A Missouri sheriff called out a newspaper columnist for sensationalizing a routine traffic stop.
Boone County Sheriff Dwayne Carey fired back at Columbia Daily Tribune’s now suspended columnist Bill Clark after a June 30 opinion piece in which Clark declared he was lucky he didn’t “get shot” and now knew how “minority motorists” must feel when getting pulled over by police.
“I’m lucky I didn’t get shot,” Clark, an 84-year-old white man,wrote. “Sirens wailed and when I stopped, two officers were out of the sheriff’s vehicle. When I reached over to turn off the radio and then take my wallet out of my pocket to produce the driver’s license and insurance card, I realized my hands were not at the top of my steering wheel. Danger lurked and official arrogance was to follow.”
Clark claimed his life “seemed to be in danger” and that his “rear bumper full of liberal bumper stickers” and his aging car were probably a tip-off for police that he was an “aging hippie with a weed habit.”
“I fully understand how a person can lose their respect for law officers,” Clarke wrote. “When you are in the shoes of the minority, you learn a lot more about their journey.”
But Carey refuted the claims made by Clark in his column, contacting the newspaper’s managing editor, Charles Westmoreland, to expose the lies in the story. Carey also released the 11-minute dashcam video and wrote an essay of his own to set the record straight.
The deputy noted that he had reached out to Clark before writing his story “out of respect” which, he added was “something he did not show me or our department before writing his column. ”
“In his column he indicates, ‘I’m lucky I didn’t get shot’. There is never a weapon drawn, the deputies don’t take a position of cover, there are no loud verbal commands, no panic or anything else for that matter by the deputies. Would you agree this is sensationalism at its best? I say yes!” Carey wrote.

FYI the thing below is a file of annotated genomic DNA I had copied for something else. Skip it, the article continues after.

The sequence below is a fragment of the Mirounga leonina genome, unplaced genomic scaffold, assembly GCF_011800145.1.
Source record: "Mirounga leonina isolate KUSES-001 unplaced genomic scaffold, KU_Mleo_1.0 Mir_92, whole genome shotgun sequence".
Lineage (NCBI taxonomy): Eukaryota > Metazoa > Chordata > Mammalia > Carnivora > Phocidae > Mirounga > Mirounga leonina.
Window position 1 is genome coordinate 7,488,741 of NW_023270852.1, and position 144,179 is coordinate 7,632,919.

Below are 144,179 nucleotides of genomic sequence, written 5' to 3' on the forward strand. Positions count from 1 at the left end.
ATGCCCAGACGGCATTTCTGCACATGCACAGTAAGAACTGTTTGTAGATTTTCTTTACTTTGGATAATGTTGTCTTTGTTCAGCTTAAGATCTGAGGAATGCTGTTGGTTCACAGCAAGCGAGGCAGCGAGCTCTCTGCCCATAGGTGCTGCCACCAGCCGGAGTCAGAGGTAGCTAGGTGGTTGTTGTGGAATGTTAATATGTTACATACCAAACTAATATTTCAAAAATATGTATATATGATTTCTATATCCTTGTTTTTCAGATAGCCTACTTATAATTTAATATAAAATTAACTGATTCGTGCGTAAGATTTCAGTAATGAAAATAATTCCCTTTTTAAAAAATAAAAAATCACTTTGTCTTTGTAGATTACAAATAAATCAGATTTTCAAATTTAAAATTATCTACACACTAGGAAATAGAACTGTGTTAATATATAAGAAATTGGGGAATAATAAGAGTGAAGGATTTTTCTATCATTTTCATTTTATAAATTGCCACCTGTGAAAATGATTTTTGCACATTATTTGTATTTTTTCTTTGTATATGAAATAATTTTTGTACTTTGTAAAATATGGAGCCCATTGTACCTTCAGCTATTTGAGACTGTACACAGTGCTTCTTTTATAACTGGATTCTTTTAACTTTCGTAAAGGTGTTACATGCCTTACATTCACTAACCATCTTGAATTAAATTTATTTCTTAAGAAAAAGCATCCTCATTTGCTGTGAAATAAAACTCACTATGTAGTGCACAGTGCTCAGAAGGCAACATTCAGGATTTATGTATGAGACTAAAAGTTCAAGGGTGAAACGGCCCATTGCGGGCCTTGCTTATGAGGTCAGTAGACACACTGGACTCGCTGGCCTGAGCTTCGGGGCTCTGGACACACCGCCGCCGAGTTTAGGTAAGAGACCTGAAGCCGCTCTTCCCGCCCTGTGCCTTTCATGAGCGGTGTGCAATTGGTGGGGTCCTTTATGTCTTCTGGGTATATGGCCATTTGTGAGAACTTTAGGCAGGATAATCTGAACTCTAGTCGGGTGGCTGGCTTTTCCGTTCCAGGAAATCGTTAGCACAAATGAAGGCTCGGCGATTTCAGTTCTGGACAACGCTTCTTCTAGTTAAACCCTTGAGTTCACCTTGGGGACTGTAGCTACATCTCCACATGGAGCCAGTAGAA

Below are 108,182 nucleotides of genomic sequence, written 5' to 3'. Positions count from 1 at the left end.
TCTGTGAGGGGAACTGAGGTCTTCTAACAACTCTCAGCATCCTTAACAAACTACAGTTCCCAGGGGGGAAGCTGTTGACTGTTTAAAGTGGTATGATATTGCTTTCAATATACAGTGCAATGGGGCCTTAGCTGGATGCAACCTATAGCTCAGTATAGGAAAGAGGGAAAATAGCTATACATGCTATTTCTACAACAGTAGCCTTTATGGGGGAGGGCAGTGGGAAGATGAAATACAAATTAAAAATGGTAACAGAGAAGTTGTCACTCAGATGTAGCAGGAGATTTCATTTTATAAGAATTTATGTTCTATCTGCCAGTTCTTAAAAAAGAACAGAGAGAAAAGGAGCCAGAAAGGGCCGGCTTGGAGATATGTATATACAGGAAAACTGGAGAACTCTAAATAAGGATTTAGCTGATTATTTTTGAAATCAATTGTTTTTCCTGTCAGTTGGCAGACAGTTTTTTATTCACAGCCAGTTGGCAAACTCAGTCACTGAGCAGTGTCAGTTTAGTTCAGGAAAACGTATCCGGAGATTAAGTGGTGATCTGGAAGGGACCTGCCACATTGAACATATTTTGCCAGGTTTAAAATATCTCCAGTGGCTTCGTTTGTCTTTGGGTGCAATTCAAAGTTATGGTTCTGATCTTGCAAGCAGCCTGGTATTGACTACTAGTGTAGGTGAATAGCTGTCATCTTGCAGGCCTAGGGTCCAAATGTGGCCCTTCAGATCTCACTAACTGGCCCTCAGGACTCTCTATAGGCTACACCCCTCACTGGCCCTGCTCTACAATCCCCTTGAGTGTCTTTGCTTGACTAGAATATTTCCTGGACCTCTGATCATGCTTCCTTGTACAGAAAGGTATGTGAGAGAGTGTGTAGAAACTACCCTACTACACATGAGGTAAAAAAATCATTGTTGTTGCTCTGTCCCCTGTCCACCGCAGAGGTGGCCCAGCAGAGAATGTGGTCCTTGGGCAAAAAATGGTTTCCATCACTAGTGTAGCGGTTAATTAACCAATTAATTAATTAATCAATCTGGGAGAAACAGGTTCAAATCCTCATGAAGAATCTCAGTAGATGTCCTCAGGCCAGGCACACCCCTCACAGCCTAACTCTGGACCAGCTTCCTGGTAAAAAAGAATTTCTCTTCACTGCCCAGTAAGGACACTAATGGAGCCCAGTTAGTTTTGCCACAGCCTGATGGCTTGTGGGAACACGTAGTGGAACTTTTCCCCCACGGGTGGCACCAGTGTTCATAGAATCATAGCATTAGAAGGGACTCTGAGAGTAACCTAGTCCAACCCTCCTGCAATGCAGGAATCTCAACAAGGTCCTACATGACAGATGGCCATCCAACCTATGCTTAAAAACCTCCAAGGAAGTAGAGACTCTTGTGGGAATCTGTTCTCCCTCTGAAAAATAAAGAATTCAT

“I kept waiting for the ‘official arrogance’ that Ol’ Clark wrote about, but I only observed a professional young deputy do exactly what I expect her to do; her job in a manner consistent to our motto,” Carey continued.
He pointed out that the female deputy, who has been with the department for three years, is also a member of the military and had just returned from a 10-month deployment overseas. The accompanying male deputy was in training.
Carey continued his “play-by-play” account of what transpired at the traffic stop as seen in the video footage, noting that, contrary to Clark’s claims of “official arrogance,” the motorist was “addressed as sir a number of times and thank you was expressed at least twice” by the officer.
“The deputy finishes her contact by telling Ol’ Clark to drive safely and she then thanks him. The nerve of law enforcement these days!” Carey wrote. “Both deputies walk back to the patrol vehicle and again no inappropriate conversation, no derogatory comments about Ol’ Clark, no laughing or joking, just professional conduct.”
Clark was suspended indefinitely, according to a response by the publication’s managing editor on Thursday.
“In the video I saw two professional deputies performing their job by the book, and a somewhat confused and irritated motorist, unaware of what he had done to draw the attention of local law enforcement,” Westmoreland wrote. “It certainly wasn’t worth writing a scathing column about, and the Tribune should not have published it. For that I apologize to the Boone County Sheriff’s Department and readers who feel they were misled by Clark’s column.”
Saturday’s edition of the newspaper will include an apology from Clark, Westmoreland announced.
“I can’t unpublish Clark’s column, but I will rebuke it,” he wrote. “I personally don’t believe Clark was threatened by the deputies in any way, but I wasn’t inside his head and can’t say he didn’t feel threatened. I saw a deputy standing behind the car with his hands on his hips. Clark saw a deputy in his rearview mirror with his right hand next to his firearm. Perspectives differ from one person to the next.”
Carey concluded his piece by noting he was “not going to say Ol’ Clark didn’t tell the truth in his column, but I will stand firm on the fact that it didn’t happen the way he said it did.”
“In today’s society we have an abundance of outlets for anyone to say anything, whether it is accurate or not. There is no controlling it and rarely does anyone challenge it, as it seems like a losing battle,” he wrote. “What happened to integrity, as I am afraid it is becoming a thing of the past?”
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